ASK A DERM: Is SPF "Cocktailing" A Good Idea?

SPF naked sundays


Another day, another TikTok trend .... Enter; SPF Cocktailing ... mixing pigmented makeup such as foundation, tinted moisturiser or liquid bronzer, illuminators and primer with SPF before applying it to the face. (NOTE: A different trend to our SPF50 CabanaGlows which are specifically formulated to be mixed pre-application) 

There are so many factors that go into getting an SPF formulation just right and every single one goes through more tests than you can even imagine to ensure it’s safe, stable and able to protect your skin. Therefore you should never be mixing anything with your SPF. Layering? Absolutely. Pre-mixing? Not unless it's an espresso martini.

Not convinced? We spoke with Dermatologist Dr Katherine Armour to get the 411on SPF Cocktailing and why this is one drink that belongs down the sink.

Naked Sundays: How does SPF work to protect skin?

Dr Katherine Armour: Sunscreen protects the skin against ultraviolet radiation either by reflecting (physical) or absorbing (chemical) UV rays to minimise their impact. Some sunscreens contain a mixture of chemical and physical filters.

NS: Is mixing makeup and SPF a bad idea?

KA: Mixing your sunscreen with makeup is a terrible idea! Sunscreen formulation is a science. In order for your sunscreen to deliver the SPF listed on packaging, the product needs to be applied as recommended.  This means in the correct amount, and reapplying your sun protection every 2 hours. Applying your makeup over your sunscreen is fine (and, in fact, may even increase protection against visible light). Please, just don’t mix the two products together.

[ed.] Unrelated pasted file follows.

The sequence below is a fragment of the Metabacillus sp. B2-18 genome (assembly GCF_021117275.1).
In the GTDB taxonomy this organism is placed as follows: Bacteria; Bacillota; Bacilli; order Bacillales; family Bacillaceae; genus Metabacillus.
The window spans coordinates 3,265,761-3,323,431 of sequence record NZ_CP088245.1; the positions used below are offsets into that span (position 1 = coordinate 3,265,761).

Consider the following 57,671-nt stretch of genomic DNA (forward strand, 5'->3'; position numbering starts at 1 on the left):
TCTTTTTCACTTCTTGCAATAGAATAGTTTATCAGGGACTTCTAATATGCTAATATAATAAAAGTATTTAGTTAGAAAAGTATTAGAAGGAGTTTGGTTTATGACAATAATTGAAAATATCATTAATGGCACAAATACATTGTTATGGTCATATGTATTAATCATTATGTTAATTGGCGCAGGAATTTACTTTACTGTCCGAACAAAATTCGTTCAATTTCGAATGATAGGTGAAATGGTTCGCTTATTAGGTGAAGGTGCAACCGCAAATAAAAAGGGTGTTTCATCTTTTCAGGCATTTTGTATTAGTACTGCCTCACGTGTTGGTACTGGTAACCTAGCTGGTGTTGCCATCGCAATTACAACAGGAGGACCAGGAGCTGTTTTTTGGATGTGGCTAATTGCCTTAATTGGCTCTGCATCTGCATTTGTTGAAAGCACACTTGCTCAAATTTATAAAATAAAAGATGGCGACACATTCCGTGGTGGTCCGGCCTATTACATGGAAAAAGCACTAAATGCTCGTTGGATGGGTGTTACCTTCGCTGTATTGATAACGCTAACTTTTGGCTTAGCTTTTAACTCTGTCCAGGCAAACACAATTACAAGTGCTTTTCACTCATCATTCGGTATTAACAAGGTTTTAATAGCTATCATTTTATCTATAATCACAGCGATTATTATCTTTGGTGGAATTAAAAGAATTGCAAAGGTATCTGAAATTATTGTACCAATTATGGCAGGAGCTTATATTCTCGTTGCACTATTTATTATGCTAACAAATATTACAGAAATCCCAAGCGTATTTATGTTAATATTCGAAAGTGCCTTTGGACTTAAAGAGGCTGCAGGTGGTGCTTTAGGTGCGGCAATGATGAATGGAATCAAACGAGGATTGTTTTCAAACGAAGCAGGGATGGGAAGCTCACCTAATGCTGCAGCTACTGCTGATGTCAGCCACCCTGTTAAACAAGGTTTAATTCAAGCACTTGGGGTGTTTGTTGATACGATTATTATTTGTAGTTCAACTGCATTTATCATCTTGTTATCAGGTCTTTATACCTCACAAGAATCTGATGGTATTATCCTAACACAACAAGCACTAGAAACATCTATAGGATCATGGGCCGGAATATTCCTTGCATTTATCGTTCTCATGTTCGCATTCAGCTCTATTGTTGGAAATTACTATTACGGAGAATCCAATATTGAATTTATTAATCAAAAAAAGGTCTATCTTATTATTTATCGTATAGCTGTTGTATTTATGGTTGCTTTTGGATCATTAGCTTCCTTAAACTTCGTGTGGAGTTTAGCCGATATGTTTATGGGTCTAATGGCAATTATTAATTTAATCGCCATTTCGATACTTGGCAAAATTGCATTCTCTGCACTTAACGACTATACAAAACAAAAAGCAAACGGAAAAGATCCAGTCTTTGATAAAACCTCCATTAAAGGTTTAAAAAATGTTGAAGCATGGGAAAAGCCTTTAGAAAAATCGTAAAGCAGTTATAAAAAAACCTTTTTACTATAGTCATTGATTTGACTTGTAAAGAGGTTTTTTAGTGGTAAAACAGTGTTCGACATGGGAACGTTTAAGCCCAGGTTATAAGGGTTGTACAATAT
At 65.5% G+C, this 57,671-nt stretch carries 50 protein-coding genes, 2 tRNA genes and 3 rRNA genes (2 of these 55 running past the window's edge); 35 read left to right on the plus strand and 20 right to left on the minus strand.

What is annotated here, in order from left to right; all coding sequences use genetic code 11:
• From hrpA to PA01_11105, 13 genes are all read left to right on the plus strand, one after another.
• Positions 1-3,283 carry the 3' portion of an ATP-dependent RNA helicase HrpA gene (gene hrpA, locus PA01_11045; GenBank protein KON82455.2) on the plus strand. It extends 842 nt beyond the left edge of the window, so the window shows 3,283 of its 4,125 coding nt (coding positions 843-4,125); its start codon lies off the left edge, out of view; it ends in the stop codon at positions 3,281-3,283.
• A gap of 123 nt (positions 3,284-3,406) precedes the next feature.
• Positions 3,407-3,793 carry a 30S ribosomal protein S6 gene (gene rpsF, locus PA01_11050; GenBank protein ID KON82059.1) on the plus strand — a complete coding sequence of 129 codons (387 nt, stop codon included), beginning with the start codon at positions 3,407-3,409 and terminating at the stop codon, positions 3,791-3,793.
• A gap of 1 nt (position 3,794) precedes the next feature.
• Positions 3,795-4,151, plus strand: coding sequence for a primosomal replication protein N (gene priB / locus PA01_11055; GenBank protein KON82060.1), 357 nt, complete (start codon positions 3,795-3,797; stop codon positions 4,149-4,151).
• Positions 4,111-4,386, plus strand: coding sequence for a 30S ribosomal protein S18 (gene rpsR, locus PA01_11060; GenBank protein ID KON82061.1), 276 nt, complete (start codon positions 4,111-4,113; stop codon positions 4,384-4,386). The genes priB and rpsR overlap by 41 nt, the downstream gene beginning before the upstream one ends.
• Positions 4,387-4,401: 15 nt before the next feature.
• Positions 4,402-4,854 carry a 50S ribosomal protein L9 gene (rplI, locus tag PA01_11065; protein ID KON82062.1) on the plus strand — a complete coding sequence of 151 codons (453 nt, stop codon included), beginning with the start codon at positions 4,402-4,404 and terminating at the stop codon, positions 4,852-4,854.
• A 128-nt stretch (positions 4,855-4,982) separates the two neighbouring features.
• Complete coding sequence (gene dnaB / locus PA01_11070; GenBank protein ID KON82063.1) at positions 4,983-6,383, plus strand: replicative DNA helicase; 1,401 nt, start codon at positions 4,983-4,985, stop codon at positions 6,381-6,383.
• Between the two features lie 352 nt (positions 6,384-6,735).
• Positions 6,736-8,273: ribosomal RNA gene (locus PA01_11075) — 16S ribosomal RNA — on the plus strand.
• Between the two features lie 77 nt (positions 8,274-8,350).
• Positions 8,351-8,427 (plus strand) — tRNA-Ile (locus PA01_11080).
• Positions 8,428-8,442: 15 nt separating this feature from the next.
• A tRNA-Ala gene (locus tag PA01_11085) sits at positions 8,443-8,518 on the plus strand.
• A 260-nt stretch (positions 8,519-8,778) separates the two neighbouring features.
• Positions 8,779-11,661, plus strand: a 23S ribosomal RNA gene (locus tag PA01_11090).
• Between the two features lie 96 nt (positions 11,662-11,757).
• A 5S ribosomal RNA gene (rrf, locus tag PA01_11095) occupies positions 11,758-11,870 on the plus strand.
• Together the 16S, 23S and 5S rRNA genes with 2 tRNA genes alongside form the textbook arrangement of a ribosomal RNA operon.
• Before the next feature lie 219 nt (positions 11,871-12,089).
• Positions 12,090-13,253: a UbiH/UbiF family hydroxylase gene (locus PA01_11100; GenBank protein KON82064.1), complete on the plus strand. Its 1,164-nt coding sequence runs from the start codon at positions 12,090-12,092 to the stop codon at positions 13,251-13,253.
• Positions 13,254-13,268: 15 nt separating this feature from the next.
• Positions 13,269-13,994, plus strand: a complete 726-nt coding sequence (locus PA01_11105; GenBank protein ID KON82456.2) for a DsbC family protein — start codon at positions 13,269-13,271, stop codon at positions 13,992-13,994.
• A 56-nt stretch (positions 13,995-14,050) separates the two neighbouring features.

NS: What happens to your SPF if you mix it with makeup or other skincare products? 

KA: Mixing any skincare or makeup product with your sunscreen runs the risk of destabilising the formulation and decreasing your protection against the sun. First of all, you’re likely to dilute the sun protection factor. So, who knows what SPF your intended SPF 50+ may deliver? This may make you vulnerable to sunburn, and, ultimately, premature skin aging, and skin cancers.

There is also the potential for ingredients in your make up to inactivate some of the chemical sunscreen ingredients. 

Remember too, that make up often contains small amounts of oils. These may disrupt the sunscreen formulation, leading to microscopic holes in your sunscreen application. Again, your skin may be left vulnerable.

NS: Are there any ingredients that will inhibit the effectiveness of SPF when mixed?

KA: We know that it’s not a good idea to mix separate chemical and physical sunscreen products together. This is because the zinc from one product may inactivate the chemical sunscreen filters in other products.  Likewise, oils, can lead to microscopic “holes” in your sunscreen application.

NS: What is the correct way for people to apply sunscreen to ensure they’re protected?

KA: As dermatologists, we recommend approximately 5ml (one teaspoon) of sunscreen for each body area (eg. the face, neck and ears). Sun protection should be applied at least 20 minutes before we venture out in the sun, and should be reapplied every two hours to maintain the SPF indicated on the packaging.  If you go swimming, or sweat heavily during exercise, it’s important to reapply your sunscreen earlier, as the coverage on your skin will be decreased under these circumstances. In terms of application of your sunscreen in your morning routine, it should be applied after your skincare, without mixing it with other products, and is the last step before applying makeup. 

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